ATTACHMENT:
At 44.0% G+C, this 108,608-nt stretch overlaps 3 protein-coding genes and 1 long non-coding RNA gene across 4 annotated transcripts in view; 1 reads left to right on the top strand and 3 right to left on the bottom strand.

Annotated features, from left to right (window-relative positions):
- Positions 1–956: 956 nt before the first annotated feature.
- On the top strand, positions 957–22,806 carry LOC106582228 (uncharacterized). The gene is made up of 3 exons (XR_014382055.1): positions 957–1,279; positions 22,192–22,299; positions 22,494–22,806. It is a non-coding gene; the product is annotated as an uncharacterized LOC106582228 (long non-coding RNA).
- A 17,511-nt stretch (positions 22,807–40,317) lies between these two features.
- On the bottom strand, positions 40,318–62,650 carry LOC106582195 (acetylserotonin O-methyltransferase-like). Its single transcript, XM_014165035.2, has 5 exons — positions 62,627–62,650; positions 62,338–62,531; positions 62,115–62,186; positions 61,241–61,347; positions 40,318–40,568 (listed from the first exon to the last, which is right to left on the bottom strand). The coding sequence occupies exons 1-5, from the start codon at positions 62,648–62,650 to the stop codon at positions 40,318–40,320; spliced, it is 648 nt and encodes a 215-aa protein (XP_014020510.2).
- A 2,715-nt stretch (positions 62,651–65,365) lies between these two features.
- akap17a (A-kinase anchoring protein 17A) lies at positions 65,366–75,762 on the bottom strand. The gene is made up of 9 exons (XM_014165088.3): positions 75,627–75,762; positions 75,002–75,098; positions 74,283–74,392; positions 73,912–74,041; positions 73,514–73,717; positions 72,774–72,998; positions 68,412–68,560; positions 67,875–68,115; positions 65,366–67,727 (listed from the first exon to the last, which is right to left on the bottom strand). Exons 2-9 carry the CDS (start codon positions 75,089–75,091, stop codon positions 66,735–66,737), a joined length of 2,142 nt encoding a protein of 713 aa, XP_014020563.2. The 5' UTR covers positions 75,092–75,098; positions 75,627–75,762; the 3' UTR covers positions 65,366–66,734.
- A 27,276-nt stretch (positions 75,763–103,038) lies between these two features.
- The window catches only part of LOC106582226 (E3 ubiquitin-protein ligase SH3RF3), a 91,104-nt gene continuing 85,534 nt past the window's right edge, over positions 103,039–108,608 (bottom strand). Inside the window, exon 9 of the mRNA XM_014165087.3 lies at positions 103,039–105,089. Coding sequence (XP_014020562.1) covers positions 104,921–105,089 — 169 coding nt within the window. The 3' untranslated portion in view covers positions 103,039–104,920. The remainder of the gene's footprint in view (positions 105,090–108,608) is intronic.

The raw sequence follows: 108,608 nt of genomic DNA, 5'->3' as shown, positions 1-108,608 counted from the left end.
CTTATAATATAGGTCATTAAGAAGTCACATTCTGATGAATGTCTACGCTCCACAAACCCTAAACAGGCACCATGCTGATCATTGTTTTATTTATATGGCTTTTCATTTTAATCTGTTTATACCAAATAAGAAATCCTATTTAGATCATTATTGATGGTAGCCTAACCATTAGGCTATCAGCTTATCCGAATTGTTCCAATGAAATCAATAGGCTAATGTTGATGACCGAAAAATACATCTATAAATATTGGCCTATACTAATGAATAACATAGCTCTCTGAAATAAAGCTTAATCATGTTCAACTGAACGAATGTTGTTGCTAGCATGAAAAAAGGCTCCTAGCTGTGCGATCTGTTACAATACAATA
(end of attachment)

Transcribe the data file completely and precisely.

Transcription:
At 44.0% G+C, this 108,608-nt stretch overlaps 3 protein-coding genes and 1 long non-coding RNA gene across 4 annotated transcripts in view; 1 reads left to right on the top strand and 3 right to left on the bottom strand.

Annotated features, from left to right (window-relative positions):
- Positions 1–956: 956 nt before the first annotated feature.
- On the top strand, positions 957–22,806 carry LOC106582228 (uncharacterized). The gene is made up of 3 exons (XR_014382055.1): positions 957–1,279; positions 22,192–22,299; positions 22,494–22,806. It is a non-coding gene; the product is annotated as an uncharacterized LOC106582228 (long non-coding RNA).
- A 17,511-nt stretch (positions 22,807–40,317) lies between these two features.
- On the bottom strand, positions 40,318–62,650 carry LOC106582195 (acetylserotonin O-methyltransferase-like). Its single transcript, XM_014165035.2, has 5 exons — positions 62,627–62,650; positions 62,338–62,531; positions 62,115–62,186; positions 61,241–61,347; positions 40,318–40,568 (listed from the first exon to the last, which is right to left on the bottom strand). The coding sequence occupies exons 1-5, from the start codon at positions 62,648–62,650 to the stop codon at positions 40,318–40,320; spliced, it is 648 nt and encodes a 215-aa protein (XP_014020510.2).
- A 2,715-nt stretch (positions 62,651–65,365) lies between these two features.
- akap17a (A-kinase anchoring protein 17A) lies at positions 65,366–75,762 on the bottom strand. The gene is made up of 9 exons (XM_014165088.3): positions 75,627–75,762; positions 75,002–75,098; positions 74,283–74,392; positions 73,912–74,041; positions 73,514–73,717; positions 72,774–72,998; positions 68,412–68,560; positions 67,875–68,115; positions 65,366–67,727 (listed from the first exon to the last, which is right to left on the bottom strand). Exons 2-9 carry the CDS (start codon positions 75,089–75,091, stop codon positions 66,735–66,737), a joined length of 2,142 nt encoding a protein of 713 aa, XP_014020563.2. The 5' UTR covers positions 75,092–75,098; positions 75,627–75,762; the 3' UTR covers positions 65,366–66,734.
- A 27,276-nt stretch (positions 75,763–103,038) lies between these two features.
- The window catches only part of LOC106582226 (E3 ubiquitin-protein ligase SH3RF3), a 91,104-nt gene continuing 85,534 nt past the window's right edge, over positions 103,039–108,608 (bottom strand). Inside the window, exon 9 of the mRNA XM_014165087.3 lies at positions 103,039–105,089. Coding sequence (XP_014020562.1) covers positions 104,921–105,089 — 169 coding nt within the window. The 3' untranslated portion in view covers positions 103,039–104,920. The remainder of the gene's footprint in view (positions 105,090–108,608) is intronic.

The raw sequence follows: 108,608 nt of genomic DNA, 5'->3' as shown, positions 1-108,608 counted from the left end.
CTTATAATATAGGTCATTAAGAAGTCACATTCTGATGAATGTCTACGCTCCACAAACCCTAAACAGGCACCATGCTGATCATTGTTTTATTTATATGGCTTTTCATTTTAATCTGTTTATACCAAATAAGAAATCCTATTTAGATCATTATTGATGGTAGCCTAACCATTAGGCTATCAGCTTATCCGAATTGTTCCAATGAAATCAATAGGCTAATGTTGATGACCGAAAAATACATCTATAAATATTGGCCTATACTAATGAATAACATAGCTCTCTGAAATAAAGCTTAATCATGTTCAACTGAACGAATGTTGTTGCTAGCATGAAAAAAGGCTCCTAGCTGTGCGATCTGTTACAATACAATA